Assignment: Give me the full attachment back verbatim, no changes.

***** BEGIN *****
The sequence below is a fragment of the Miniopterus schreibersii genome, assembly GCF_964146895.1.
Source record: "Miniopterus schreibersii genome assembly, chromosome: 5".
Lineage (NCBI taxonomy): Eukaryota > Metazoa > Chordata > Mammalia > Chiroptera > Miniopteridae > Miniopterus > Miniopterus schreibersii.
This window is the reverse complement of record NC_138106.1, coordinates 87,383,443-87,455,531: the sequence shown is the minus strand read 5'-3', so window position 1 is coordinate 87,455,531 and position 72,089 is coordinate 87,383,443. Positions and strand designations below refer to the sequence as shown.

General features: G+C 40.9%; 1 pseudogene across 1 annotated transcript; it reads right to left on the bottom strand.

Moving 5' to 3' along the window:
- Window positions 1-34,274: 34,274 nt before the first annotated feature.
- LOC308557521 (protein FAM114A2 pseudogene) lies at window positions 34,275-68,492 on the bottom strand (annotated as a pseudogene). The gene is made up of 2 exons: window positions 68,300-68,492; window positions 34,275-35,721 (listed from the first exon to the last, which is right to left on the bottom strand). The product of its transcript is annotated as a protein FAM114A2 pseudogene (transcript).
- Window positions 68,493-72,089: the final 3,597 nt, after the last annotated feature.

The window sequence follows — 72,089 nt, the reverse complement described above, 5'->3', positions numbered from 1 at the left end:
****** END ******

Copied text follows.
The sequence below is a fragment of the Miniopterus schreibersii genome, assembly GCF_964146895.1.
Source record: "Miniopterus schreibersii genome assembly, chromosome: 5".
Lineage (NCBI taxonomy): Eukaryota > Metazoa > Chordata > Mammalia > Chiroptera > Miniopteridae > Miniopterus > Miniopterus schreibersii.
This window is the reverse complement of record NC_138106.1, coordinates 87,383,443-87,455,531: the sequence shown is the minus strand read 5'-3', so window position 1 is coordinate 87,455,531 and position 72,089 is coordinate 87,383,443. Positions and strand designations below refer to the sequence as shown.

General features: G+C 40.9%; 1 pseudogene across 1 annotated transcript; it reads right to left on the bottom strand.

Moving 5' to 3' along the window:
- Window positions 1-34,274: 34,274 nt before the first annotated feature.
- LOC308557521 (protein FAM114A2 pseudogene) lies at window positions 34,275-68,492 on the bottom strand (annotated as a pseudogene). The gene is made up of 2 exons: window positions 68,300-68,492; window positions 34,275-35,721 (listed from the first exon to the last, which is right to left on the bottom strand). The product of its transcript is annotated as a protein FAM114A2 pseudogene (transcript).
- Window positions 68,493-72,089: the final 3,597 nt, after the last annotated feature.

The window sequence follows — 72,089 nt, the reverse complement described above, 5'->3', positions numbered from 1 at the left end: